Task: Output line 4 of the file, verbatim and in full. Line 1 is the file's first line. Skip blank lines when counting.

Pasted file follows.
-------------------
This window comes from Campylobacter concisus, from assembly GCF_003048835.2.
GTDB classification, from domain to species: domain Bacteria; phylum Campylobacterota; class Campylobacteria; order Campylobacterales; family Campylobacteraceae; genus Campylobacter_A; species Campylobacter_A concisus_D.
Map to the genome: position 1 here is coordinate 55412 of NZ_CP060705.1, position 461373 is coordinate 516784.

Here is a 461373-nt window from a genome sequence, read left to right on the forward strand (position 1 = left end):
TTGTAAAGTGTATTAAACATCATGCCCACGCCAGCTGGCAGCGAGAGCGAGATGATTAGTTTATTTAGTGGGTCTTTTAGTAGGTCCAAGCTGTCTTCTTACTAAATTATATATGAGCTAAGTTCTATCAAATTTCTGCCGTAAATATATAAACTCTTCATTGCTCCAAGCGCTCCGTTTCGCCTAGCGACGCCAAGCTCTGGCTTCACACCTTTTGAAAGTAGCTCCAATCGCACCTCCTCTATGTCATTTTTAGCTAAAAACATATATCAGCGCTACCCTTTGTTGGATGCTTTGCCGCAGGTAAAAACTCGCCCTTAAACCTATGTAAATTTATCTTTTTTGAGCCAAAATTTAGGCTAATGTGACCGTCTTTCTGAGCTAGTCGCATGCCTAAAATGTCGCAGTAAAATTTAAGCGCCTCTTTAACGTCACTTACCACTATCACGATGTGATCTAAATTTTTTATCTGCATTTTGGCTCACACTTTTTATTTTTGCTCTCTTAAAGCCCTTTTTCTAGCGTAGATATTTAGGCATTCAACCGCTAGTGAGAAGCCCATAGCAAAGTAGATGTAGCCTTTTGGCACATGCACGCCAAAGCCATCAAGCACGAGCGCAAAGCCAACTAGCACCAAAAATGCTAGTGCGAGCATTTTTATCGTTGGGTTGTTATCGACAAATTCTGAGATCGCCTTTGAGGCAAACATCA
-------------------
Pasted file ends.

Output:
Here is a 461373-nt window from a genome sequence, read left to right on the forward strand (position 1 = left end):